2005-11-24 / News

Police busier than ever, according to annual report

By Dotti Farrington

Police emphasized traffic safety during the calendar year 2004, conducting 894 traffic stops and issuing 903 citations, according to the annual police report issued earlier this month by Acting Police Chief William Donovan.

The totals reflected 500 more stops and 599 more citations than the previous year, he pointed out.

Among the vehicular offenses were 34 charges for driving under the influence of alcohol, compared to 12 the previous year, and even fewer in prior years, according to Donovan’s report.

He said the number of motor vehicle accidents decreased slightly last year, “something that may in part be attributed to the department’s participating in Operation Blue Riptide, a program aimed at reducing the number of accident-related fatalities resulting from speeding.”

911 calls

The department logged 13,809 calls for service, topping the previous year’s record number of 12,901 service calls, when activities involving homeland security was reflected by 3,643 special reporting area security checks, which last year numbered 3,713.

The town is divided into 21 zones, with Narragansett Avenue treated as two zones, and accounting for 5,079 of the service calls. The zone with the next highest number of calls is the island’s north end, with 1,288 calls.

In addition to anti-terrorism checks, the calls last year included:

• 858 house and business checks.

• 2,488 traffic related items.

• 105 parking violations as compared to 611 parking tickets issued in 2003.

• 149 accidents including 17 hit and runs. In 2003, there were 172 accidents with 20 hit and runs.

• 488 alarm investigations.

• 38 domestics, no arrests. There were 26 cases and no arrests in 2003.

• Two runaways.

• Six child seat inspections and installations.

• 302 ambulance calls compared to 279 calls in 2003.

• 22 missing person reports.

• 240 marine related calls, including 12 rescues. In 2003, there were 258 calls and eight rescues.

• 107 noise complaints, plus 130 noise measurements.

• 515 reports of suspicious persons, autos or circumstances.

• 109 vandalism incidents.

There also were 536 animalrelated calls, including two bites, 56 road kills, 65 barking dogs and 232 lost and found animals. In 2003, the police received 540 animal related calls: 19 for bites, 37 for road kills, 37 for barking dogs, and 137 lost and founds.

Major crimes listed last year were one rape, two aggravated assaults, 27 burglaries, and 86 thefts, involving losses totalling $47,178.

Police recorded three arsons last year, compared to two each the previous two years, and one in 2001.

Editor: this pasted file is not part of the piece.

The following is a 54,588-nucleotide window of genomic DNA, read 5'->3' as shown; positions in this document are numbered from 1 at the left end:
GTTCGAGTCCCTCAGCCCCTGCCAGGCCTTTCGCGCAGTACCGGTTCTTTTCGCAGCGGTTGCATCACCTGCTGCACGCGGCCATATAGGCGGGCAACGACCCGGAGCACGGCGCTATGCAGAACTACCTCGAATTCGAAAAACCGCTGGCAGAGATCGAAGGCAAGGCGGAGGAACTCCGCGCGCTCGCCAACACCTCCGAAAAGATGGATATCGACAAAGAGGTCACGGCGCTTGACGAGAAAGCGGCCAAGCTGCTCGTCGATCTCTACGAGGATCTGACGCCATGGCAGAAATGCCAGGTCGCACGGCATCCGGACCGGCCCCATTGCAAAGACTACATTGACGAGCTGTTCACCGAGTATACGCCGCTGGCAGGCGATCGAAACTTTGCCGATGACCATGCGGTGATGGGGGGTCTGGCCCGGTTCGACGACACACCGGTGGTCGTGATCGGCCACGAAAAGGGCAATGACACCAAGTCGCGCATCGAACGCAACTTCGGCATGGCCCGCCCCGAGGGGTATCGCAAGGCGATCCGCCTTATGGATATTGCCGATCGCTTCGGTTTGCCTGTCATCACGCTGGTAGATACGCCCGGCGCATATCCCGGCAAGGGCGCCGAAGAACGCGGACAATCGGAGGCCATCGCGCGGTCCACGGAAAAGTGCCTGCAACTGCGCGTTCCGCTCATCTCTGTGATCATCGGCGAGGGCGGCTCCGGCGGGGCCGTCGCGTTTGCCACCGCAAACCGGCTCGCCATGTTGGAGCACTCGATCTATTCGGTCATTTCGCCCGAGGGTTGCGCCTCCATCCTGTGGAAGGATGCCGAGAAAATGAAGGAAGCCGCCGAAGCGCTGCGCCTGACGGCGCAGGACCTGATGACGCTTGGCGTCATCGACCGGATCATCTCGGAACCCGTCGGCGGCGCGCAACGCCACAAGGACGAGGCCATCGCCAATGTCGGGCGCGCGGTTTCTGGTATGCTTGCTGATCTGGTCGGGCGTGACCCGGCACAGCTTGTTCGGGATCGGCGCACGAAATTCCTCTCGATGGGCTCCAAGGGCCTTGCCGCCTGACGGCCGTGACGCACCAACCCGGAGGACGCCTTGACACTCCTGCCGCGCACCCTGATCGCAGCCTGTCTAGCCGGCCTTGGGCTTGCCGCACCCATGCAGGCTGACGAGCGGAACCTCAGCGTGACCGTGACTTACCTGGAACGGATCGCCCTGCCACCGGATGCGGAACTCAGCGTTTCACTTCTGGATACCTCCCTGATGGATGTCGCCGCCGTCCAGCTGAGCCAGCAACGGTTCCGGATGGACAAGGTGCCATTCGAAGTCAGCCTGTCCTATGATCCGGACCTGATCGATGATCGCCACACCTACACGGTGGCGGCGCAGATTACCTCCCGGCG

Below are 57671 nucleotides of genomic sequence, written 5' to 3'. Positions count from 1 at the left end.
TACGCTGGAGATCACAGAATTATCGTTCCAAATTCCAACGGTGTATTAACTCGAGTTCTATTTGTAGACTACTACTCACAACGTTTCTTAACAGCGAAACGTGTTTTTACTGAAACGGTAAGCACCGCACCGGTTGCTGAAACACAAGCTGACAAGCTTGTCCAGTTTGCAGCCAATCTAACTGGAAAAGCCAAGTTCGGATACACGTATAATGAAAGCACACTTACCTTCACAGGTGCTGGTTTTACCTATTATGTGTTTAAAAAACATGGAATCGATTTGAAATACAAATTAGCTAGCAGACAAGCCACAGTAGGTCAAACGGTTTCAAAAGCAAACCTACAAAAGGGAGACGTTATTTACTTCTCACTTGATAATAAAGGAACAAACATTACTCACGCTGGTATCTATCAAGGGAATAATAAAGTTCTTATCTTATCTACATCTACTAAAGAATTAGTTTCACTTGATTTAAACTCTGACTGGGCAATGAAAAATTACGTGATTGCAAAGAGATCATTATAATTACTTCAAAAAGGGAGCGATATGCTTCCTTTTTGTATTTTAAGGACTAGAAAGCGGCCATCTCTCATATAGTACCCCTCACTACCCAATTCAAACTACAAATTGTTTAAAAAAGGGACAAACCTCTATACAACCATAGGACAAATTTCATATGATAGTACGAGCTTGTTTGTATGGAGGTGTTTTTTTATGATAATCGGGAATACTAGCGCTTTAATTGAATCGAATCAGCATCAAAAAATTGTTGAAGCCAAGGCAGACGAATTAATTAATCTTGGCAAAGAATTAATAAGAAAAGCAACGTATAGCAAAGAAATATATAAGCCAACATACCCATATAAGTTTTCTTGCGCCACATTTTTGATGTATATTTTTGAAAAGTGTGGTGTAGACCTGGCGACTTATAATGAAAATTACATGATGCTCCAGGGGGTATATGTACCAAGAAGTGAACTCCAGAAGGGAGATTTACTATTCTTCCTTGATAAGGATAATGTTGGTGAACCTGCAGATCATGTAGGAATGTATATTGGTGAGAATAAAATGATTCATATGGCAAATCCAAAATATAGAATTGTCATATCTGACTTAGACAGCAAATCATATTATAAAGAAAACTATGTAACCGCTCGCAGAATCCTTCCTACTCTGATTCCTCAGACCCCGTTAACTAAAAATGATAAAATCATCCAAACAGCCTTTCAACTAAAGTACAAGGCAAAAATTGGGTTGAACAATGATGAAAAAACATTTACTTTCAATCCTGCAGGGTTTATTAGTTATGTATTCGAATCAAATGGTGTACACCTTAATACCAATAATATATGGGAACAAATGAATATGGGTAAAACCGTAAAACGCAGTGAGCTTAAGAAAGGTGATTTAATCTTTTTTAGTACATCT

Police arrested 105 adults and 25 juveniles on various offenses during 2004.

Homeland security

“The department’s homeland security effort remains focused on enhancing the physical security of Jamestown’s infrastructure and building an interoperable communications capability for the various departments within the town,” Donovan wrote. “To that end we received approximately $49,000 in grant money through the RI Emergency Management Agency,” he reported. This compares to $42,000 the previous year.

Donovan continued, “We anticipate the national homeland security effort to continue with additional grant funding being made available annually. Our focus will be to continue obtaining grant money to fund our efforts whenever possible.”

The surplus vessel obtained through the National Guard was being outfitted with communication, navigation, and security equipment purchased with the EMA money, he reported.

Donovan is filling in for Police Chief Thomas Tighe, who is serving as interim town administrator until a new town manager is named, probably before the end of this year.

“Our supervisory staff remains active in the Newport County Anti-Terrorism Advisory Council. Its efforts involve sharing intelligence information, training opportunities, and addressing issues relevant to local public safety departments. All patrol officers have received anti-terrorism awareness training. They conduct regular checks of the town’s critical infrastructure throughout the year, remaining vigilant in their effort to prevent any disruption of operations or damage to property,” the acting police chief wrote.

Civilian corps

Donovan also emphasized, “Our community-based approach to policing continues to work well. . . . The many special events that took place in Jamestown were handled without any significant problems. Much of the credit for making these events safe and enjoyable belongs to the members of our Civilian Auxiliary Unit. Without the Community Service Officers’ assistance in managing traffic at some of these events, the town would certainly not be able to host these events successfully.”

Town officials are studying the costs of hosting the events, including swimming, biking, and running events. They are considering adding fees that reflect actual costs to staff the events with any paid workers, especially with police personnel.

According to Donovan, “The Civilian Auxiliary also has assisted with numerous traffic details, relieving officers of some of the duties that do not require the presence of a sworn police officer. Utilizing community service officers has proven to be an invaluable asset to the department and the town.”

The department has trained more than 75 people in community policing since 1999, using them as a core for Neighborhood Watch projects as well as the uniformed civilian unit of about two dozen members.

Sworn servers

Donovan told the Town Council, to whom the police report was addressed, “I can assure you that the citizens of the town of Jamestown can be proud of its police department. I commend the members for their professionalism, dedication and devotion as they protect and serve the community. It is a privilege and an honor to serve as their commanding officer.”

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